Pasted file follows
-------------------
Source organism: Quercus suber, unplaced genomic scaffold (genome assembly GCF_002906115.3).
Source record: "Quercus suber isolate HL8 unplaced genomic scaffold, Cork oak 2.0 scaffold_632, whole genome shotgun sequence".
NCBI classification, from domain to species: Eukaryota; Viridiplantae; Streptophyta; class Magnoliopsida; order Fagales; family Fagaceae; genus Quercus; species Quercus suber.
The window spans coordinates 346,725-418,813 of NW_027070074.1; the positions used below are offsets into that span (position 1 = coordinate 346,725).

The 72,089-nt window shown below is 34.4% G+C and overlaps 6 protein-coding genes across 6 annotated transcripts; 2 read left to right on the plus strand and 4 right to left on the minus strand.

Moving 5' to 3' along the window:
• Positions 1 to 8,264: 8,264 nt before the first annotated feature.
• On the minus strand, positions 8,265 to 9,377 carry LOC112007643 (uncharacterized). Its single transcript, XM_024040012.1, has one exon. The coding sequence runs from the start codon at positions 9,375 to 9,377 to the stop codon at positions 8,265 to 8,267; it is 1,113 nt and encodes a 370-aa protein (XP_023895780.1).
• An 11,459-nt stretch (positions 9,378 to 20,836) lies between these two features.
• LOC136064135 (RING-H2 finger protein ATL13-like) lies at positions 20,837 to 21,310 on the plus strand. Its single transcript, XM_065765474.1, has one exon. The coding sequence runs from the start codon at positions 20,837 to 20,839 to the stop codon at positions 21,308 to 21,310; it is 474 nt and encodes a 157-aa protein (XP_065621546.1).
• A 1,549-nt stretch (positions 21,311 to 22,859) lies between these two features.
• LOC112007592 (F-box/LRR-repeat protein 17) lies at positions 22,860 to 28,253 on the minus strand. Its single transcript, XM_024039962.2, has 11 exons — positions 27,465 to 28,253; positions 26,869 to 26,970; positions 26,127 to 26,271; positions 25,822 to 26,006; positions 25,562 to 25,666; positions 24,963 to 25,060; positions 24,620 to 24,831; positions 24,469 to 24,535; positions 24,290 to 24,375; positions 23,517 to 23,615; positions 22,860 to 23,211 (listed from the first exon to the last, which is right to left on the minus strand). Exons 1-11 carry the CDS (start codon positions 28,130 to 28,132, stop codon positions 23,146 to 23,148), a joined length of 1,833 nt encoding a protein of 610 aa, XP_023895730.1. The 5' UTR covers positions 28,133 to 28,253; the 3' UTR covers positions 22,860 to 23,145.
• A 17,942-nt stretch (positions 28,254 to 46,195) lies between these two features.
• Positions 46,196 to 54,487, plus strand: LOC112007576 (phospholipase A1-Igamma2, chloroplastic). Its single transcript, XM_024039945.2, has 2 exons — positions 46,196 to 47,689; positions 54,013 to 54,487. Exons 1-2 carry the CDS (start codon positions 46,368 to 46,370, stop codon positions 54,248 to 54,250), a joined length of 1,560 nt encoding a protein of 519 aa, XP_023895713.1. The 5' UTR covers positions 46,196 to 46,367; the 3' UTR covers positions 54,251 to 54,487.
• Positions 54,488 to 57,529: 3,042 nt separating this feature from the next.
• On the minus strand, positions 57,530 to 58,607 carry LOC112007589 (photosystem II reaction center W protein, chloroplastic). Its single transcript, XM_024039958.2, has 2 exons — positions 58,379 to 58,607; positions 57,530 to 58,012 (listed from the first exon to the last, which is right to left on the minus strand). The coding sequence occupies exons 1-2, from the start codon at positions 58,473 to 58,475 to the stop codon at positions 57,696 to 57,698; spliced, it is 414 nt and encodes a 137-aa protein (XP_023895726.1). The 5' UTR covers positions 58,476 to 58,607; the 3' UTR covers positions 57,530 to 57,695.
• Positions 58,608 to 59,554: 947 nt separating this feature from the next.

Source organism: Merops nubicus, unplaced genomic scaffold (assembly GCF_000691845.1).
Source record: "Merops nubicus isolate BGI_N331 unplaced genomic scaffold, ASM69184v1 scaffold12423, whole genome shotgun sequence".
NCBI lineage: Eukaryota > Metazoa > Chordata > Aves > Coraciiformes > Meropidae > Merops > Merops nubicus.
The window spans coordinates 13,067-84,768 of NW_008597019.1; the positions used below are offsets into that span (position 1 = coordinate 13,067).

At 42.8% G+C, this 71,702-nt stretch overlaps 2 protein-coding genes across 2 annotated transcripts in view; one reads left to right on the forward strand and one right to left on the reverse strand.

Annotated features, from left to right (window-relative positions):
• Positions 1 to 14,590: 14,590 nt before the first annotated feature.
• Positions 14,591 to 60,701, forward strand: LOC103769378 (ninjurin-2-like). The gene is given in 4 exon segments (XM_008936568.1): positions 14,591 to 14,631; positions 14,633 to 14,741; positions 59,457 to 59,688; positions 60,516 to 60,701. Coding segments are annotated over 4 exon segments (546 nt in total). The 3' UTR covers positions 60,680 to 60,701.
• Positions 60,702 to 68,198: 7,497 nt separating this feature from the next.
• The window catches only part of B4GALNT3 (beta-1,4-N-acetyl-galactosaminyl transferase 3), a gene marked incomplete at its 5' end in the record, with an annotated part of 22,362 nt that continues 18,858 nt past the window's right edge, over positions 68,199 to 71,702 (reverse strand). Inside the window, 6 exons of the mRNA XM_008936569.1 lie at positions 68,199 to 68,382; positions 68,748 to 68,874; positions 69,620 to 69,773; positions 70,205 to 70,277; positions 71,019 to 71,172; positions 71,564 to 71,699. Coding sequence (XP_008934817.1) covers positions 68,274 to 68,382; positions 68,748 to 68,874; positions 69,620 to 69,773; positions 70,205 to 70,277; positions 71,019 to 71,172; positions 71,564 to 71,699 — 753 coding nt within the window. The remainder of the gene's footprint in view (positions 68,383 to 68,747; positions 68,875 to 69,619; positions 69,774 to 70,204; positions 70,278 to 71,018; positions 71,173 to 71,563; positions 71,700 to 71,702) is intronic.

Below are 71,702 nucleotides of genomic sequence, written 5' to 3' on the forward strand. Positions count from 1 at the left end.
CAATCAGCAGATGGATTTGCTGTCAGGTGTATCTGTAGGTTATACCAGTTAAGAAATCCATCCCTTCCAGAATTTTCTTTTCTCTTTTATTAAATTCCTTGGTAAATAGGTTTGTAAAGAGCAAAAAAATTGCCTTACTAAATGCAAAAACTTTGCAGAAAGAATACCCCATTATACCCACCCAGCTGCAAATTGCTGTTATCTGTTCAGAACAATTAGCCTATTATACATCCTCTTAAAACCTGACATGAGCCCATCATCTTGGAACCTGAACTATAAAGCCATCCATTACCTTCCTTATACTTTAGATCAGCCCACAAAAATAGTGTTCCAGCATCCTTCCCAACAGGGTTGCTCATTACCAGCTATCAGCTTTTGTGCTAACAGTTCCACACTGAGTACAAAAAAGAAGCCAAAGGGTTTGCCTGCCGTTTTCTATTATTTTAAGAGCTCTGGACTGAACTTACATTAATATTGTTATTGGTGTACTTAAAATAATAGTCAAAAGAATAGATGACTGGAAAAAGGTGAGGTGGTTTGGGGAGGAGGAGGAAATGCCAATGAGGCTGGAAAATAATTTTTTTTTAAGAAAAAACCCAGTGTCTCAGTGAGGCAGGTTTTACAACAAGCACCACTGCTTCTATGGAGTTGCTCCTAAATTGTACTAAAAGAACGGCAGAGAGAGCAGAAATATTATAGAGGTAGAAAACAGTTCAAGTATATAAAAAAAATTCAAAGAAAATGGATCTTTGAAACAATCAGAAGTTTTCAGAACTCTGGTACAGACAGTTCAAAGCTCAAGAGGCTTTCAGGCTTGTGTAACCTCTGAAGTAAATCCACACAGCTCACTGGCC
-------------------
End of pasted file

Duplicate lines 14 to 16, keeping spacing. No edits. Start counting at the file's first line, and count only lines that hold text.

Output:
• Positions 46,196 to 54,487, plus strand: LOC112007576 (phospholipase A1-Igamma2, chloroplastic). Its single transcript, XM_024039945.2, has 2 exons — positions 46,196 to 47,689; positions 54,013 to 54,487. Exons 1-2 carry the CDS (start codon positions 46,368 to 46,370, stop codon positions 54,248 to 54,250), a joined length of 1,560 nt encoding a protein of 519 aa, XP_023895713.1. The 5' UTR covers positions 46,196 to 46,367; the 3' UTR covers positions 54,251 to 54,487.
• Positions 54,488 to 57,529: 3,042 nt separating this feature from the next.
• On the minus strand, positions 57,530 to 58,607 carry LOC112007589 (photosystem II reaction center W protein, chloroplastic). Its single transcript, XM_024039958.2, has 2 exons — positions 58,379 to 58,607; positions 57,530 to 58,012 (listed from the first exon to the last, which is right to left on the minus strand). The coding sequence occupies exons 1-2, from the start codon at positions 58,473 to 58,475 to the stop codon at positions 57,696 to 57,698; spliced, it is 414 nt and encodes a 137-aa protein (XP_023895726.1). The 5' UTR covers positions 58,476 to 58,607; the 3' UTR covers positions 57,530 to 57,695.